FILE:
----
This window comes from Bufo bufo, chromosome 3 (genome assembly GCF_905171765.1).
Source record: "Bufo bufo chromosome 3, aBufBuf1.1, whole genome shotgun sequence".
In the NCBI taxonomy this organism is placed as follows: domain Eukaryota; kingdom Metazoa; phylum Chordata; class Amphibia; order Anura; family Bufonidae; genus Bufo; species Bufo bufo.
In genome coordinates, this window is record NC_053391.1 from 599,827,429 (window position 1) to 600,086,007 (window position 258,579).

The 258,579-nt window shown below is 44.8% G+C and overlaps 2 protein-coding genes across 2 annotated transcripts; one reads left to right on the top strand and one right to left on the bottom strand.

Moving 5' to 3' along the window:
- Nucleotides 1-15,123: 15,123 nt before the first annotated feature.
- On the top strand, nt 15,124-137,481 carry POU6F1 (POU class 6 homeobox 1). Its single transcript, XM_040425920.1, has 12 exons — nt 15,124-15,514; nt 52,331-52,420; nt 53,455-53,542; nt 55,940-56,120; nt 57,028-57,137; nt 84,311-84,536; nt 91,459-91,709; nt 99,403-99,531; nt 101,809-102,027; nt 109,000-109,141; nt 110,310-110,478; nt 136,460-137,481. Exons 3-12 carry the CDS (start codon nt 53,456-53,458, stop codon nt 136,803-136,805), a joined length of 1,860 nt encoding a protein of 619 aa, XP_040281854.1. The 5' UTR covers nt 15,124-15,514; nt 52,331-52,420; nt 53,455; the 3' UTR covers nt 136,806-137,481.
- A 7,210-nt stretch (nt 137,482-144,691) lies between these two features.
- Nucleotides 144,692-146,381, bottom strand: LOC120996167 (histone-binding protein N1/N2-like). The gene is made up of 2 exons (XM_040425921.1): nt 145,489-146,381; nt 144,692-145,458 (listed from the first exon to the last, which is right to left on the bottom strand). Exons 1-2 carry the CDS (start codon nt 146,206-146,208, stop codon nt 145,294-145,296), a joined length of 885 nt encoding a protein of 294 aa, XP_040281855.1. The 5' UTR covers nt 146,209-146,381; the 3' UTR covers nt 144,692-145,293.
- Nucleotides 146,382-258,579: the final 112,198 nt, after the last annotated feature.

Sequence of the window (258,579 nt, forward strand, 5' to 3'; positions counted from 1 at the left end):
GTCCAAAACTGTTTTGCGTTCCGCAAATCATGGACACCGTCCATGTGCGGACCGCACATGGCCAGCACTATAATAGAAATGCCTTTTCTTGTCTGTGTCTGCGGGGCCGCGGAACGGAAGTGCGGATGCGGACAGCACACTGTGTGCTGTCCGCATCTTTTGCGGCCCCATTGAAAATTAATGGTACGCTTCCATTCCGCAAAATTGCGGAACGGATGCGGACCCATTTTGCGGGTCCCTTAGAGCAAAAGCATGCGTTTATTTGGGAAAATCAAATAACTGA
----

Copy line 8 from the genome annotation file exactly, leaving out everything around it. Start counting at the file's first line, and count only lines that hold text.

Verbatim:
- On the top strand, nt 15,124-137,481 carry POU6F1 (POU class 6 homeobox 1). Its single transcript, XM_040425920.1, has 12 exons — nt 15,124-15,514; nt 52,331-52,420; nt 53,455-53,542; nt 55,940-56,120; nt 57,028-57,137; nt 84,311-84,536; nt 91,459-91,709; nt 99,403-99,531; nt 101,809-102,027; nt 109,000-109,141; nt 110,310-110,478; nt 136,460-137,481. Exons 3-12 carry the CDS (start codon nt 53,456-53,458, stop codon nt 136,803-136,805), a joined length of 1,860 nt encoding a protein of 619 aa, XP_040281854.1. The 5' UTR covers nt 15,124-15,514; nt 52,331-52,420; nt 53,455; the 3' UTR covers nt 136,806-137,481.